12. We put in our first garden this year; always lived in Seattle apartments previously with no room to grow anything. Now we're out in Prosser and have some room. We put our tomato starts out too early this month and three days of cold and rain killed them all. Well, it also killed the peppers, broccoli and Brussel sprouts. It was very sad. Lesson learned. We've since bought some new tomato and pepper starts from a neighbor and planted some new seed just to say we grew some tomato plants of our own. Our lettuce got off to a rocky start as it was being mysteriously eaten all the time down to little nubs. When we discovered that the culprit were quail, a bit of netting fixed the problem and we now have some really nice lettuce. Spinach is also doing well, though the chard is moving a bit slowly. Beans and peas are growing rapidly, though we are having a devil of a time with ground squirrels eating the peas. They dig right under any fencing or netting we try. The squash plants appear to be doing well, along with the cucumbers. Watermelon and charentais melon are coming along more slowly. We planted a lot of herbs, too, and have tarragon, oregano and basil. We transplanted some mint, thyme and another oregano from indoors and they are struggling, but surviving. Cilantro, parsley, marjoram and more basil are just coming up. Dill, too, but it was recently victimized by the ground squirrels as well. Or birds. Hard to know sometimes. The onions and beets are doing very well. I was given some shallot seed, but they haven't come up, yet. We ate the first strawberry a few days ago -- the first food we have grown ourselves other than herbs. We planted asparagus late and it is growing, so we hope that there will be a crop next year. Same with the rhubarb. We also planted several types of flowers to aid in attracting insects and birds as well as some medicinal herbs. We probably went a bit crazy with our first garden and planted way too much, but it's been a great learning experience so far and will continue to be, I'm sure. More pics at imageGullet
  13. Mmmm. That all looks delicious. Reminds me that I need to get back there soon.
  14. I, too, recently re-subscribed after a lapse. While I echo some of Dick's complains about the recent top 100, I've felt that way about each of the top 100s, so I don't feel that it has gone down this year. I've never expected it to be the "100 best new things of the year," though, just "100 things we most want to talk about in our top 100 list this year." So I don't mind Star Anise or custard (though doesn't everyone know that Ted Drewes frozen custard of St. Louis is the standard by which all other frozen custard's should be judged?). I haven't noticed any decline, yet, but I think it's too early. I'll give it a year or two for new ideas and visions to trickle down and start having a real effect before judging whether the quality is going up or down.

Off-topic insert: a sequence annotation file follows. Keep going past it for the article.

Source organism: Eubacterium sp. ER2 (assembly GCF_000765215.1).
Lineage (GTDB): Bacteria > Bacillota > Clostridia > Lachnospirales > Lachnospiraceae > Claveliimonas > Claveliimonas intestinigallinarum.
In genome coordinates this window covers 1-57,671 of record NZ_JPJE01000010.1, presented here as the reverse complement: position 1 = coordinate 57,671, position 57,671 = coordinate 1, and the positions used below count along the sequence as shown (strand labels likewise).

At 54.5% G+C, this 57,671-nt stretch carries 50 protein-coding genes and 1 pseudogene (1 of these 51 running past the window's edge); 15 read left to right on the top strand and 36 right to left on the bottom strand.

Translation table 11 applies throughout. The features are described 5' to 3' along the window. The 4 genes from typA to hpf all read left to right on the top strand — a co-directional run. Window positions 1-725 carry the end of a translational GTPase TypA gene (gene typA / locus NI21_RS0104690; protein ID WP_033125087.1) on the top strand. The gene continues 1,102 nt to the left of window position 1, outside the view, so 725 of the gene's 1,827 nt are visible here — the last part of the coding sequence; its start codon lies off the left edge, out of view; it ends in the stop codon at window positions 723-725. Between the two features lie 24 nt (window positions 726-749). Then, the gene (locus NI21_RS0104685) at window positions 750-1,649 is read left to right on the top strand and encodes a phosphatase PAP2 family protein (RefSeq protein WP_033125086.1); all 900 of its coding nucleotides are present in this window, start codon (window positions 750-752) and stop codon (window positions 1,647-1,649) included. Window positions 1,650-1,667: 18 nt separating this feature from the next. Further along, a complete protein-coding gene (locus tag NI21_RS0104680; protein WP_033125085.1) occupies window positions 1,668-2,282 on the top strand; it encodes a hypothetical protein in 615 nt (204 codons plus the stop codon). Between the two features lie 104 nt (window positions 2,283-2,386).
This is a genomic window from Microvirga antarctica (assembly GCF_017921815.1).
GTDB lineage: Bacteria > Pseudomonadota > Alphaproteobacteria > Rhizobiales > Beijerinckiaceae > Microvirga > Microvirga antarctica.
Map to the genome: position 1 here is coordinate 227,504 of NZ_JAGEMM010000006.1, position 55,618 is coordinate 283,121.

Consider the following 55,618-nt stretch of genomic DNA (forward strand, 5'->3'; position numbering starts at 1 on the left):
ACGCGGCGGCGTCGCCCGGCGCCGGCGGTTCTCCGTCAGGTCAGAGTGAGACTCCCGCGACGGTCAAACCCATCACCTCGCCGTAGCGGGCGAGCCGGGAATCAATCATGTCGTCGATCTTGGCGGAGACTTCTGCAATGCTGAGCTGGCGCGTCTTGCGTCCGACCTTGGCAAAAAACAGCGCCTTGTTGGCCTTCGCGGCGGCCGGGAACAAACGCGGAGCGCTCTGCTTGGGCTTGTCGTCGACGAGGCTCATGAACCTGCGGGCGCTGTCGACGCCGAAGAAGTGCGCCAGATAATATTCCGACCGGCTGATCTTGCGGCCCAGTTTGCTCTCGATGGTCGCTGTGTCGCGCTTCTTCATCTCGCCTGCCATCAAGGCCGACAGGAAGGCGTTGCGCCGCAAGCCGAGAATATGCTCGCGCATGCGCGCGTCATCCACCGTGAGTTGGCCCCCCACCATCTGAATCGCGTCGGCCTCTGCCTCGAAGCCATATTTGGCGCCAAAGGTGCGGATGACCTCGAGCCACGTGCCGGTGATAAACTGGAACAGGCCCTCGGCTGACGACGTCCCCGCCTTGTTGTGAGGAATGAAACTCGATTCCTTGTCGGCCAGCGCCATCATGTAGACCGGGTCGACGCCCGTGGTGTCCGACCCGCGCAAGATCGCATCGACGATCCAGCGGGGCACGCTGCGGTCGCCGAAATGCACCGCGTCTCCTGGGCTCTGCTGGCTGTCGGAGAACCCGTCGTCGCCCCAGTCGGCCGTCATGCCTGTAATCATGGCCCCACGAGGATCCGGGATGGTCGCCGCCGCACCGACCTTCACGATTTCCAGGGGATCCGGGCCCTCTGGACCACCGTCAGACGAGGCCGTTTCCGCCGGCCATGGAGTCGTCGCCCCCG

15. Chicha is Andean, not just Peruvian. The chewing up and spitting out process tends to only happen in very rural and/or poor areas where sugar is not available to start the fermentation process. In cities, chica is manufactured as beer would be -- without chewing. Water and ground corn or yucca is combined and cooked for about 12 hours. Then they add the chewed up ground corn and let it all sit and cool. Then it's cooked again for about 12 hours. If it's not for chica dulce (non-alcoholic) but rather for chich fuerte (alcoholic) it's poured into a fresh cantaro (a giant clay pot) and topped with cloth/plastic/whatever is available. That will sit for 3 or 4 days. Then it is opened and drunk. There is usually a frothy residue on top which is skimmed off. The master/mistress of honor tests it and makes the pachamamma offering and starts distributing it. At the bottom is all of the corn residue, called hachi. This often consumed with the cicha dulce for breakfast. The hachi is important to fill the stomach. The spat out corn is not the most disturbing part, if you want to think of it that way. Different regions have different thoughts about fermentation and different things are added to "aid" the process -- rocks, dirt, feces, etc. Edited to add: The taste and consistency of chicha can vary vastly not only from place to place, but by maker. Within the same small village, you will get very different results.